Though the calendar — and the temperature — remain firmly planted in summer, this week feels like December to Bruce Boudreau. “It’s like those days just before Christmas,’’ the Wild coach said, as he gleefully awaited the start of training camp. “You just can’t wait for it to get here.’’
About 50 players will report Thursday for physicals and meetings at Xcel Energy Center, followed by their first practices Friday. Boudreau said nearly all of them arrived early. After the Wild set franchise records for victories (49) and points (106) last season, Boudreau’s first year in St. Paul hit an abrupt and disappointing end with a first-round playoff loss to St. Louis, leaving players and coaches eager for a fresh start.
Most of the Wild’s core remains intact, including its top six scorers, top four defensemen and goaltender Devan Dubnyk. The team also improved its depth with offseason roster moves and expects some intriguing youngsters to challenge for spots. Earlier this week, Boudreau discussed some of the questions he hopes will be answered before the season begins on Oct. 5 in Detroit.
Q: Once you got past the letdown of the early playoff exit and assessed the full season, how pleased were you with the team’s body of work and what does that give you to build on this year?
A: The positives really outweighed the negatives. It was a really fun group to coach, which is why I’m so excited to be back. They’re all in pretty good shape right now. Everybody’s come in early. That shows me a level of excitement, that they’re ready to play.
Q: When you sat down with [General Manager] Chuck [Fletcher] for postseason meetings last spring, what areas did the two of you identify that needed to improve during the offseason?
A: Our backup goaltending. Whether it was just me — because in previous years, [Darcy Kuemper] was very good for this team — but I just didn’t have enough confidence in March and April to play him. So I thought we needed to upgrade there. And when we brought Alex [Stalock] in, even in the short term, he showed the energy and life that I think he would be really successful with us this year. Of course, he hasn’t got the job given to him. He’s got to beat [Niklas] Svedberg.
The other thing that Chuck and I talked about is shoring up the fourth line. We thought that was really important. I think [Matt Cullen] does that. He gives us the ability to throw somebody out there, and if there’s a faceoff or an icing and the other team puts its first line on, I’m feeling comfortable that he’s on the ice, and the people we have with him — whoever they may be — it’s more of an NHL fourth line. In the past, that was my biggest fear. They might end up being great players, [Tyler] Graovac and [Jordan] Schroeder, but sometimes, I thought they were overwhelmed when all of a sudden [Sidney] Crosby jumps over the boards. Matt has played against every other top line in the world. So that makes me feel better.
Q: You had some roster churn during the offseason, but your main core is intact. What are your thoughts on the group you’re bringing back?
A: I think our core is really good. I think our leadership is really good, as good as I’ve been around. It’s all a learning experience. It took time for Mikko [Koivu] and Zach [Parise] and Eric [Staal] and [Ryan Suter] to understand what I was all about. But in the end, we were all on the same page and looking forward to positive things for this year.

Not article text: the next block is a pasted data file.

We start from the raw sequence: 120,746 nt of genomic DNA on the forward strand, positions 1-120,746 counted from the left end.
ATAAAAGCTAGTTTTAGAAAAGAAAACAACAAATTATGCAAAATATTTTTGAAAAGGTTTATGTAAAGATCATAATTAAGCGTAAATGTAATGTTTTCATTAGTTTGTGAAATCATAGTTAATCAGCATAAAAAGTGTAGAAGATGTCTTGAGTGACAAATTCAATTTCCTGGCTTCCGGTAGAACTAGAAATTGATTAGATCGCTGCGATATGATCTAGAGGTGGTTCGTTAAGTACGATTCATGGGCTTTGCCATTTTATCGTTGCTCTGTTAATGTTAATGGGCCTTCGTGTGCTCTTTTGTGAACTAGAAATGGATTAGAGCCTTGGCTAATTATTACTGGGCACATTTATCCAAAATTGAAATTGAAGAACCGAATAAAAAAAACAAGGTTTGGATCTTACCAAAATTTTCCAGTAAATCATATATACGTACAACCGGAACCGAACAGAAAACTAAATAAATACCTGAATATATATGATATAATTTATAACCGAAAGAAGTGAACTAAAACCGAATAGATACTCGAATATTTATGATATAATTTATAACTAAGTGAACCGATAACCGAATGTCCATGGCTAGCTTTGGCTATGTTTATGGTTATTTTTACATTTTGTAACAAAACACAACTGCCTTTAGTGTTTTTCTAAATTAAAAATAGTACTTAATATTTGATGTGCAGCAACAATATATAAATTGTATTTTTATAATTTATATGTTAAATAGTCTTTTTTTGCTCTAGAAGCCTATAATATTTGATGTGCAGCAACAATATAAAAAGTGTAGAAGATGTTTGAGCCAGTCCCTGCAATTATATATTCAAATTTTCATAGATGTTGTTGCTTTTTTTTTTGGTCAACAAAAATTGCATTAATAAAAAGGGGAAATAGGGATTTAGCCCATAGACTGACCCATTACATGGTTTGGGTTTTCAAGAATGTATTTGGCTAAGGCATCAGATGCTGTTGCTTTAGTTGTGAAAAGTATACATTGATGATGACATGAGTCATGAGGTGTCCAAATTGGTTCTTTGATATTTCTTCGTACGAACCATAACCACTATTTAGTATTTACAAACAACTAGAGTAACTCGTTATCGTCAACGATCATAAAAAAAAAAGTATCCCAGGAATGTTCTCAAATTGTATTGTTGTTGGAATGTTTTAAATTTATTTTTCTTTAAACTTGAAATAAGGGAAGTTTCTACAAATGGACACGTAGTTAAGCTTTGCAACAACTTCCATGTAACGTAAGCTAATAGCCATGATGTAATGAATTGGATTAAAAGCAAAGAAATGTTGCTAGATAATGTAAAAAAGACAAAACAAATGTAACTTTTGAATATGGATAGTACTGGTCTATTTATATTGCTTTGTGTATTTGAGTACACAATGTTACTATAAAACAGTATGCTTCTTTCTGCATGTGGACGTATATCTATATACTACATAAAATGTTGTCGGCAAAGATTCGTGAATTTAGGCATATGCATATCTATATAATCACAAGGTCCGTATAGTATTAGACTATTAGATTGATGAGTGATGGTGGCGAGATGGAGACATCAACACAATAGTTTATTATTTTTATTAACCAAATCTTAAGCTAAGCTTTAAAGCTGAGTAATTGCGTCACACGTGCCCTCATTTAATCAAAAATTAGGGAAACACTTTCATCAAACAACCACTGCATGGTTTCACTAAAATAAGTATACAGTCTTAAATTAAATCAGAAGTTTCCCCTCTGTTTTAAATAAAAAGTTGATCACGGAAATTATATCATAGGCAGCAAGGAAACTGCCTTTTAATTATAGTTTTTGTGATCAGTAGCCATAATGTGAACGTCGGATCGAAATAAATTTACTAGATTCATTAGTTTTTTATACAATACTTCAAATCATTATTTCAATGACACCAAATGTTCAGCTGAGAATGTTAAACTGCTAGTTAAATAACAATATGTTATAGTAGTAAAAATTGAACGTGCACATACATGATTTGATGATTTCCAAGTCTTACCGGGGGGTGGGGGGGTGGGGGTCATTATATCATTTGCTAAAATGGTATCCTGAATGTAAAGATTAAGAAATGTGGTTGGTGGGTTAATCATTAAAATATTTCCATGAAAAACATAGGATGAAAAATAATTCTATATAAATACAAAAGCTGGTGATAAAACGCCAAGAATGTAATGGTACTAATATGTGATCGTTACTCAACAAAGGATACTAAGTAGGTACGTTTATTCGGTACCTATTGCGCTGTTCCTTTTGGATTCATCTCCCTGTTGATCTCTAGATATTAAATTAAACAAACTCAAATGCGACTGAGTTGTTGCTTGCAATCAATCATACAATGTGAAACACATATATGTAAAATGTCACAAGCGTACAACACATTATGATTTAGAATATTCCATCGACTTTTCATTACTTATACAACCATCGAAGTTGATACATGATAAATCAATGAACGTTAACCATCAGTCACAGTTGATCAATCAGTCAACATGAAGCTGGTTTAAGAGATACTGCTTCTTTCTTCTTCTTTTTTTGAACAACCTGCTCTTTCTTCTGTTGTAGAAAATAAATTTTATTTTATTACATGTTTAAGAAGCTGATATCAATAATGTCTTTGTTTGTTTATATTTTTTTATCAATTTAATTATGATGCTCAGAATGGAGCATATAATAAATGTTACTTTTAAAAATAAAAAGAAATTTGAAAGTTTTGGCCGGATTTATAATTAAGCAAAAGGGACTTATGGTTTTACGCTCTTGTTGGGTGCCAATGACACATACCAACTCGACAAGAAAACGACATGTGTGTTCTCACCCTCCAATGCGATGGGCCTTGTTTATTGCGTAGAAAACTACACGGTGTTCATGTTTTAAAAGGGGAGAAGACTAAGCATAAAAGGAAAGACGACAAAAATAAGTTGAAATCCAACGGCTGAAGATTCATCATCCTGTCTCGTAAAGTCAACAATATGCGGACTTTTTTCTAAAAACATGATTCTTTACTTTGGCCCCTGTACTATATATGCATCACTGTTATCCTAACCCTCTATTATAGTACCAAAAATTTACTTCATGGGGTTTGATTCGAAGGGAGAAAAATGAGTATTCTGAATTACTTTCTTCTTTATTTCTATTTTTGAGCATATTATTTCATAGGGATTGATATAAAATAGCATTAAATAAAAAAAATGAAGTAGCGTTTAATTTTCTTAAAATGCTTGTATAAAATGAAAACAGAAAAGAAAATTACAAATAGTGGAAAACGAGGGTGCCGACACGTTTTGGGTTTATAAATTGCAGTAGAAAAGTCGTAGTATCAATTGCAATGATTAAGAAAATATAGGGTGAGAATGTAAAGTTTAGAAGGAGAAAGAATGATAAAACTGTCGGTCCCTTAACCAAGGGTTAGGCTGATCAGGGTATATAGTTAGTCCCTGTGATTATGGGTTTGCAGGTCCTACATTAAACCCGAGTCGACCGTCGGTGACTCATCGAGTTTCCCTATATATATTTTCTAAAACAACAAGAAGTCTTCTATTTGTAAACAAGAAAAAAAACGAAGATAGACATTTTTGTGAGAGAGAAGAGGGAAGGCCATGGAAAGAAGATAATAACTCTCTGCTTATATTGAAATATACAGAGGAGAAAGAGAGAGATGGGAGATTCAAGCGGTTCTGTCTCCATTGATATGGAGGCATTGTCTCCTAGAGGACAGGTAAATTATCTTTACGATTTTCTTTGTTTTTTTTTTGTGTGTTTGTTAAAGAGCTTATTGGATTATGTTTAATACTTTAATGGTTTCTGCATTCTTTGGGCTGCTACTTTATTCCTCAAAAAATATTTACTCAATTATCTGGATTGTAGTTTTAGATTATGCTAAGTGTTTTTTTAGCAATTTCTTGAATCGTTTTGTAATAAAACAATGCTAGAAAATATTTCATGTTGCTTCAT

Q: You were able to keep Matt Dumba and Jonas Brodin, like you wanted. What kind of progress do you want to see from them this season?
A: For three games last year in the middle of the year, we put Dumba with Suter and Brodin with [Jared] Spurgeon. I think we’re going to start camp off with that group. It gives us a lot of bonus stuff when we do that. When Spurgeon was out earlier in the year, Matt played with [Suter], and he was playing the kind of minutes [Suter] played, and he excelled. In training camp, if we give them the opportunities, 2½ weeks or three weeks of no-pressure playing together, I think it will be a big jump. And if we don’t think it works as well as it should, then it’s pretty easy to go back.
I always believe you need to play at least 300 games on defense in the NHL to be a defenseman. It’s a tough position to get to know. And [Brodin] is just past that. [Dumba] is still learning. I think he got better last year than he was the year before, and I think he’s going to be better this year than he was last year. So you add all of those things up, and you hope to see a better level for those guys.
Q: With two spots on defense up for grabs, some of your top candidates are Kyle Quincey, a guy with a lot of experience, and two talented young guys in Mike Reilly and Gustav Olofsson. Do you feel any hesitation about playing two young guys on that third pair, or do you have to have an experienced player to anchor it?
A: When you sign a guy like Kyle, you’re signing a veteran to maybe play with one of the younger kids. He’s got that fifth spot right now. In the end, it’s all what you do on the ice. And [Ryan] Murphy, who’s been up and down in Carolina but is a highly sought-after first-round pick. They will all be given opportunities to play. That’s what we like, when you talk about depth and friendly competition.
Q: What do Reilly and Olofsson need to show you in camp to convince you they’re ready to be everyday defensemen in the NHL?
A: We need guys that feel comfortable, like, ‘Hey, put me out there.’ Not ‘Oh, my God, don’t put me out there.’ We want guys to take that step, and a guy like Murphy to do the same thing, take that step. We want them to make the decisions really tough on us.
Q: What did the younger guys vying for roster spots — guys like [Joel] Eriksson Ek, Olofsson, Reilly — do over the summer to prepare for camp, and how do they look?
A: Reilly looks a lot stronger now, and he looks bigger than what I’ve seen in the past. Eriksson Ek has put on 10-12 pounds of muscle, and he looks faster, bigger, stronger. Olofsson has put on 10 pounds of muscle. The previous two summers, he wasn’t able to train because of injuries. This year, he had the whole summer, and he trained, and he’s almost 200 pounds now to fit into that 6-foot-3 frame.